This first still was identified as the Coopers and the Stewarts on a tandem date. I think the hand-written back caption is in error as to the marital status of the Stewart couple at the time this pic was taken. It isn’t dated, but if you look closely, you can see there’s a banner just behind them for Warner’s June Bride, the Bette Davis/Robert Montgomery comedy which was released October 29, 1948, and was set to be the "Next Attraction" at this theater. Since James and Gloria Stewart weren’t married until August 9, 1949, that could only mean one of two things --- either the Coopers were chaperoning the dating couple on this particular evening, or the four of them were slumming it, after the Stewart’s marriage, at one of the sub-run grindhouses where June Bride was getting ready to finish off its last run. The latter seems unlikely, as stars generally weren’t photographed at the movies unless attending a premiere, or at the very least a first-run venue. Therefore, we’re going with the chaperone theory. Anybody got any third possibility to propose?
This next one is dated January 19, 1951. The caption reads, "Gary Cooper, in a Voice Of America broadcast to Russia, explains the original version of his film, Mr.Deeds Goes To Town, to show up the distortions in an anti-American version of the picture now showing in Moscow." As you can see, somebody forgot to retouch this one. He was nearing fifty when they snapped him here, a little younger than your humble writer. Boy, does that give me a chill. Cut all that youth shit out, indeed. Coop’s politics were in sync with the Voice Of America, having been a friendly witness for the HUAC a few years previous. His inarticulate cowboy act didn’t play so well in those environs. When a House member inquired as to his profession, Cooper’s one-word response drew gales of laughter from the crowded gallery --- the word was "actor". Amidst the guffaws, a self-deprecating Coop just looked down and registered a sheepish grin. Seeing that newsreel, I wonder how he really felt at that moment.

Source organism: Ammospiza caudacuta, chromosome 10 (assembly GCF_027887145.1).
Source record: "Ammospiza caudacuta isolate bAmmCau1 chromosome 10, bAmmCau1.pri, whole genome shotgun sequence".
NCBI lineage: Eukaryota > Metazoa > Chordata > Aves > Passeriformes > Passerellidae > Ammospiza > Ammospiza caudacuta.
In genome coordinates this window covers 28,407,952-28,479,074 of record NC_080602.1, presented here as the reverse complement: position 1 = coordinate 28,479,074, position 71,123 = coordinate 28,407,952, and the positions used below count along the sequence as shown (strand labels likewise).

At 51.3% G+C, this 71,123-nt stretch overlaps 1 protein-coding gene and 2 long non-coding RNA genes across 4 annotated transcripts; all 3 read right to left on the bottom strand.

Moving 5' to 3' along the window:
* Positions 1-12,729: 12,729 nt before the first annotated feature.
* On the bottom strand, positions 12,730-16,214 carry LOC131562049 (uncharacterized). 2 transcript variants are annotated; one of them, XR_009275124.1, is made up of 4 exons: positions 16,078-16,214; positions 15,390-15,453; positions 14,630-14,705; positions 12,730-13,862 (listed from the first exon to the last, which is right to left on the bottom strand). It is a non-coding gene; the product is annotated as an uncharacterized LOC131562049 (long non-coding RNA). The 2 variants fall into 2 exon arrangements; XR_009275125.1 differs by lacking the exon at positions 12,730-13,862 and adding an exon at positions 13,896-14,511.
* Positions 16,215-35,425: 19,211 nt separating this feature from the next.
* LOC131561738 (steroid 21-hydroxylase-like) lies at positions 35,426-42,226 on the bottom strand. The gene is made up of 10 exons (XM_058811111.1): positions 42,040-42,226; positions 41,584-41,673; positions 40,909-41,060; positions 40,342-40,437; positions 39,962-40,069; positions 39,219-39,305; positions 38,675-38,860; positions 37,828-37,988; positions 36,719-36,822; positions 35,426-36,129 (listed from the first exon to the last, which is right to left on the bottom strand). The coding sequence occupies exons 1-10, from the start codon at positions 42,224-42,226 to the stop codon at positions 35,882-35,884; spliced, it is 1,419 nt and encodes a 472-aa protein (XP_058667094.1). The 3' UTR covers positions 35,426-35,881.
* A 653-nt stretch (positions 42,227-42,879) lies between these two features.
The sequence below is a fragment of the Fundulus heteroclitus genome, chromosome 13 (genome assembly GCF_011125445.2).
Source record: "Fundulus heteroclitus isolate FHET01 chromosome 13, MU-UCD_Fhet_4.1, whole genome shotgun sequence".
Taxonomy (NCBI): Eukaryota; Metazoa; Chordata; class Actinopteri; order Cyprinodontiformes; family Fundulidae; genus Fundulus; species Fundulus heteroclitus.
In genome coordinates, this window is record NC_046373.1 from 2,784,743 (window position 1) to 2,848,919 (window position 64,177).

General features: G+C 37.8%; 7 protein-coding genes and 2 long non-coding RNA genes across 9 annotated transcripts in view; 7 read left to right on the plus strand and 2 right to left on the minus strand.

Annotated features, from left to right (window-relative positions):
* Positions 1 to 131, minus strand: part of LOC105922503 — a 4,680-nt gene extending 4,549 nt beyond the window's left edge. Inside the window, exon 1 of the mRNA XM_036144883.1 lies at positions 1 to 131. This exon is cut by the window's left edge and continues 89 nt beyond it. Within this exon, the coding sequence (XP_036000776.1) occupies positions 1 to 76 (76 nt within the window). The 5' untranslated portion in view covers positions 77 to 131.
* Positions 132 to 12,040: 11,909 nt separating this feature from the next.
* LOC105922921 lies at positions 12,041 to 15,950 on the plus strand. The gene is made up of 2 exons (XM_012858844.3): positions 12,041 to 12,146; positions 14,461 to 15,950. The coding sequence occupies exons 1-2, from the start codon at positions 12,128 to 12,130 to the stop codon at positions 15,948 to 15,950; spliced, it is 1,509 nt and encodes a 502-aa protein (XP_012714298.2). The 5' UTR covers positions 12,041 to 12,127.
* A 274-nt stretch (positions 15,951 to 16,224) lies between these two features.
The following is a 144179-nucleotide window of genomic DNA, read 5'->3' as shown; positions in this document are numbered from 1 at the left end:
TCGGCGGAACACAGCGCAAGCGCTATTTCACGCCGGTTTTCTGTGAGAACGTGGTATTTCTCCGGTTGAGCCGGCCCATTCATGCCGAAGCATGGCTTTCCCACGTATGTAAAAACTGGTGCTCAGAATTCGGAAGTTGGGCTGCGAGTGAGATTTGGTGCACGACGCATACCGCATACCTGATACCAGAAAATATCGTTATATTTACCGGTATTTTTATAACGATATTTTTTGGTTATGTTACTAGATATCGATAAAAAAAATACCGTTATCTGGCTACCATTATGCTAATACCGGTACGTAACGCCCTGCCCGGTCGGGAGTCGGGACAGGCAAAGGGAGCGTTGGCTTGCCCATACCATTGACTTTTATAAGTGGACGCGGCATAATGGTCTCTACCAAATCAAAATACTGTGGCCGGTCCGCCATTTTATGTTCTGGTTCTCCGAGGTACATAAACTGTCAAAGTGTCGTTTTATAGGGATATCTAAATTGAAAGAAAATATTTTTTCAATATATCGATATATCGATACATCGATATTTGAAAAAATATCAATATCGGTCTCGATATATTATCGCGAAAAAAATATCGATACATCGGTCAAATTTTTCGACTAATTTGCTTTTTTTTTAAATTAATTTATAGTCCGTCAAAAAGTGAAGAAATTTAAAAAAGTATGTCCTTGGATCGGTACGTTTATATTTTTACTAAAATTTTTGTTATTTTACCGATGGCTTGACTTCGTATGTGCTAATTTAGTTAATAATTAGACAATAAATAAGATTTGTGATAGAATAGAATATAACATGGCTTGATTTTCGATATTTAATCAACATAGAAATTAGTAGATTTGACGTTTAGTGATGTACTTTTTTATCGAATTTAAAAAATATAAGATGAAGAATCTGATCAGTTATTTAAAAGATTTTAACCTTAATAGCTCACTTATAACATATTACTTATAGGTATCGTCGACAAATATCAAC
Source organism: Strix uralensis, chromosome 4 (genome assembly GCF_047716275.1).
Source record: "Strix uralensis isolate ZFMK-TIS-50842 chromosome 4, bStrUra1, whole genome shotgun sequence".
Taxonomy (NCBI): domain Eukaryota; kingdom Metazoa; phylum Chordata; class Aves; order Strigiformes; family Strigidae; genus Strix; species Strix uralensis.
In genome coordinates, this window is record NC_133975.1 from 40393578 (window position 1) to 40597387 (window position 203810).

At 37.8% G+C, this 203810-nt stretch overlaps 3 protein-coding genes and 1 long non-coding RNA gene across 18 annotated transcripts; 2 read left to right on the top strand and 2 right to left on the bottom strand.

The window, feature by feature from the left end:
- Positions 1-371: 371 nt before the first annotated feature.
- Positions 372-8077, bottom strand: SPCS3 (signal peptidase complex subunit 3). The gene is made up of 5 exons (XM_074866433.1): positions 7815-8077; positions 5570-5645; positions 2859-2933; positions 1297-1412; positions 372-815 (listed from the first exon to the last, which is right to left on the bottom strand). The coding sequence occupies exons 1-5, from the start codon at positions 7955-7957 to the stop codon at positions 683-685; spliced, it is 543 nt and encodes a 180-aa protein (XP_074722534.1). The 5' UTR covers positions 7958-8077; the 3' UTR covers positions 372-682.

This next one is Coop getting a little friendly persuasion from high-octane, post-war sensation Burt Lancaster, and I must say, he seems a little dubious. Does he anticipate Burt’s forthcoming bid to change the ending of Vera Cruz at the last minute, allowing his laughing outlaw to survive the final shoot-out with Cooper’s stalwart hero character? Coop nearly walked to allay that possibility, but as to billing, there was never any question. Lancaster ceded first position to Coop, as he later would with Clark Gable in Run Silent, Run Deep.
This final shot speaks for itself, I think. Cooper looks fully aware of the fact he’s too old to play opposite Audrey Hepburn, but here they are on a European location, and it’s too late to back out now. For a so-called illiterate cowboy, Cooper had a remarkably refined taste for all things Continental. His clothing was tailor-made in England, he was a well-known jet-setter over there --- in fact, very much like the character he portrayed in Love In The Afternoon, the film in which, critics maintained, and still do, he was woefully miscast! This was around the time he had a facelift, and that got some rude press, as did his ongoing assignations with various 50’s bombshells. In one instance, a private detective for Confidential magazine staked out Coop and Anita Ekberg (go do a Google image search and imagine the possibilities) at their motel rendezvous for days on end --- bear in mind, the star was around 55 by this time, and Ekberg was twenty-whatever (and to think, Jerry had to drive cross-country with Dean just to get a glimpse of her in Hollywood Or Bust!). When his wife confronted him about the episode, Coop merely hung his head and observed that "it seemed like a good idea at the time". Sometimes it pays to be an inarticulate cowboy.